The Spokeo Decision Closes the Courthouse Door, Partly

June 2016

The Supreme Court of the United States’ May 16 decision in Spokeo, Inc. v. Robins (No. 13-1339; 136 S. Ct. 1540) appears to have reduced the risk that businesses maintaining large personal information databases will face consumer class actions based solely on non-compliance with government regulations, but the requirements for a plaintiff to have Article III standing in cases arising from the distribution of erroneous information remain unclear. There is ample basis for continuing business concern.

Case Background

The underlying case was brought by an individual, Thomas Robins, in the U.S. District Court for the Central District of California against Spokeo, Inc. alleging willful violations of the Fair Credit Reporting Act (FCRA) and seeking statutory damages and injunctive relief. The FCRA provides for such private cations. Robins complained that Spokeo had issued reports to third parties that contained inaccurate information about him. As later understood by the Supreme Court, his profile “states that he is married, has children, is in his 50’s, has a job, is relatively affluent, and holds a graduate degree,” all of which Robins alleged to be incorrect. The complaint asserted that such inaccuracies reflected Spokeo’s willful failure to follow practices required of credit reporting agencies designed to assure the accuracy of information provided to users such as potential lenders, employers, and insurers. The complaint proposed a class action.

The district court dismissed the complaint on the ground that Robins had not alleged injury sufficient to constitute a case or controversy, and, thus, the federal court lacked jurisdiction under Article III of the Constitution. On appeal, the U.S. Court of Appeals for the Ninth Circuit reversed, ruling that there was Article III standing. It rejected Spokeo’s contention that “Robins cannot sue under the FCRA without showing actual harm,” and, instead determined that “Robins has standing by virtue of the alleged violations of his statutory rights.”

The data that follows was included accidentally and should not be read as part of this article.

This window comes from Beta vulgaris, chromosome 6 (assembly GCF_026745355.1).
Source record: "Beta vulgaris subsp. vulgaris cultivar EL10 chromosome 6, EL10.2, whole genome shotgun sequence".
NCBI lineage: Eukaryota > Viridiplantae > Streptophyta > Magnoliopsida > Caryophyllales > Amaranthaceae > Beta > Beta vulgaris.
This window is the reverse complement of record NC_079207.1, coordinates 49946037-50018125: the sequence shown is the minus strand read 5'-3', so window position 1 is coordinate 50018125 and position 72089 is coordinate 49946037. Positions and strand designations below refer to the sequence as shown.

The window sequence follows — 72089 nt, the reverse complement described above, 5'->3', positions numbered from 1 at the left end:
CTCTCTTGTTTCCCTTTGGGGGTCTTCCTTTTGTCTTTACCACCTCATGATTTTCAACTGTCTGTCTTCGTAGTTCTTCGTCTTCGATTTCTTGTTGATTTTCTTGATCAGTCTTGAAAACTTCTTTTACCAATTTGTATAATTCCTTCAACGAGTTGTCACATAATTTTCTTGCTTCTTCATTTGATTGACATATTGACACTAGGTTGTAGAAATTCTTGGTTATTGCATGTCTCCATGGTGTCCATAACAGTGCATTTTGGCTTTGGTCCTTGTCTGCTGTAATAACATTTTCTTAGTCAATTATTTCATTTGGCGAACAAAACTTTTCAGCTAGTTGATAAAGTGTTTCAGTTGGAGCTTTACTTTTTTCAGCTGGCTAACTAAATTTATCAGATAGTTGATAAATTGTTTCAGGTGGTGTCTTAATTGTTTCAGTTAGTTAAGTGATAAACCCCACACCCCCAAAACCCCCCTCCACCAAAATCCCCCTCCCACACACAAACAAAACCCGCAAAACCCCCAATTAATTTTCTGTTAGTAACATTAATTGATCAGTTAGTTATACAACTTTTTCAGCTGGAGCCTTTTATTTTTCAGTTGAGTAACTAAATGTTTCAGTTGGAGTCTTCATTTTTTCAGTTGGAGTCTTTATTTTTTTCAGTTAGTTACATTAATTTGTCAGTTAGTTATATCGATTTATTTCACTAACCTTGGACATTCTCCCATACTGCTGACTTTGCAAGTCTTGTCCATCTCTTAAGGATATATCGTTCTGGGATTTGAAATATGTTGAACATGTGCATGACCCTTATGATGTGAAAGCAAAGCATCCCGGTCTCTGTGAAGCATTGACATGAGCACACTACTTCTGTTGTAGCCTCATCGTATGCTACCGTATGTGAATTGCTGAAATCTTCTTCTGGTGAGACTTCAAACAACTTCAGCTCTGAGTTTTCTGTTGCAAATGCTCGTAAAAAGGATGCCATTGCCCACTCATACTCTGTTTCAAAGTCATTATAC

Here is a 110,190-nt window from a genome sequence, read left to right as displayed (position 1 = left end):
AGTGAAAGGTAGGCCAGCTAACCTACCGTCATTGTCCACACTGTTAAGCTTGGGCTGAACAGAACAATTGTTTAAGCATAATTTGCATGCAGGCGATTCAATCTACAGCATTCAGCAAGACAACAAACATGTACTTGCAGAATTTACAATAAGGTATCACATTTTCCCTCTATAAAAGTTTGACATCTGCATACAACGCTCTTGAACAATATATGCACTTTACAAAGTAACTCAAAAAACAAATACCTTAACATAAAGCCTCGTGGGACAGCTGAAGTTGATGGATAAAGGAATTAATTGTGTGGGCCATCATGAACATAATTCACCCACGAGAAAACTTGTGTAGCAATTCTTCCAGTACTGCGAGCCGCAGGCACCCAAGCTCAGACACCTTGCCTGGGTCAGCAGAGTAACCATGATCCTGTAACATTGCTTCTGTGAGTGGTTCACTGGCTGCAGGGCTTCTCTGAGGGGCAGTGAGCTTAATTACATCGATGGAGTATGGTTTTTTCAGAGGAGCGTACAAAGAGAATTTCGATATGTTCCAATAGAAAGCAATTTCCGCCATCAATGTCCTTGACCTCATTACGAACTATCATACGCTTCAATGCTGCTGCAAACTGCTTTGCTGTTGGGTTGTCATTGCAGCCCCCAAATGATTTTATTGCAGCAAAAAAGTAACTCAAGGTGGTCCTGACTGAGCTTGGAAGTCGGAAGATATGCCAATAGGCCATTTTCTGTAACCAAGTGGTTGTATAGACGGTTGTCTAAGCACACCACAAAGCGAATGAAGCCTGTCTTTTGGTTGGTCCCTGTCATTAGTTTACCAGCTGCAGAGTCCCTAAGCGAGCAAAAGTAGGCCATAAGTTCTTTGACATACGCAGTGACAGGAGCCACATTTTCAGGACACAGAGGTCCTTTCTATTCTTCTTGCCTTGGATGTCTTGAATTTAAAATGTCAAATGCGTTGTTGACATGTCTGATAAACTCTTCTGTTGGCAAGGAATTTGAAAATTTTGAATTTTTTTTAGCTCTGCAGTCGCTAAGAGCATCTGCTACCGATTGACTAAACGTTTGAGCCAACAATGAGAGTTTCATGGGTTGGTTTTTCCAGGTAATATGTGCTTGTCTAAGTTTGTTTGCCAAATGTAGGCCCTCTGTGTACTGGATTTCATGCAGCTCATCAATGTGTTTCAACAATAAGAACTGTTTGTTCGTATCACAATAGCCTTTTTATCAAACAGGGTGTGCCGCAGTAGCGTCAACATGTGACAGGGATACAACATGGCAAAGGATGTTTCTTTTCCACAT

Spokeo was granted review by the Supreme Court, which specified the question presented as whether Congress may “confer Article III standing upon a plaintiff who suffers no concrete harm, and who therefore could not otherwise invoke the jurisdiction of a federal court, by authorizing a private right of action based on a bare violation of a federal statute?” Because of this broad statement, and the fact that it was not expressly limited to FCRA, the business community understandably has been concerned that the case held the potential for the Supreme Court to invite class actions seeking huge amounts of statutory damages for violations of various statutory requirements.

The Supreme Court’s Decision

By a 6-2 majority, the Supreme Court reversed the Ninth Circuit’s decision and remanded the case to the Court of Appeals for additional analysis of whether Robins had pleaded facts sufficient to established Article III standing.

Justice Alito’s opinion of the Court was joined by Chief Justice Roberts and Justices Kennedy, Thomas, Breyer, and Kagan. Justice Alito’s analysis answered the question presented in the negative, reading prior Supreme Court decisions as establishing that “Congress cannot erase Article III’s standing requirements by statutorily granting the right to sue to a plaintiff who would not otherwise have standing.” To establish standing, a plaintiff must have suffered “an invasion of a legally protected interest” that is “concrete and particularized” and “actual or imminent, not conjectural or hypothetical.”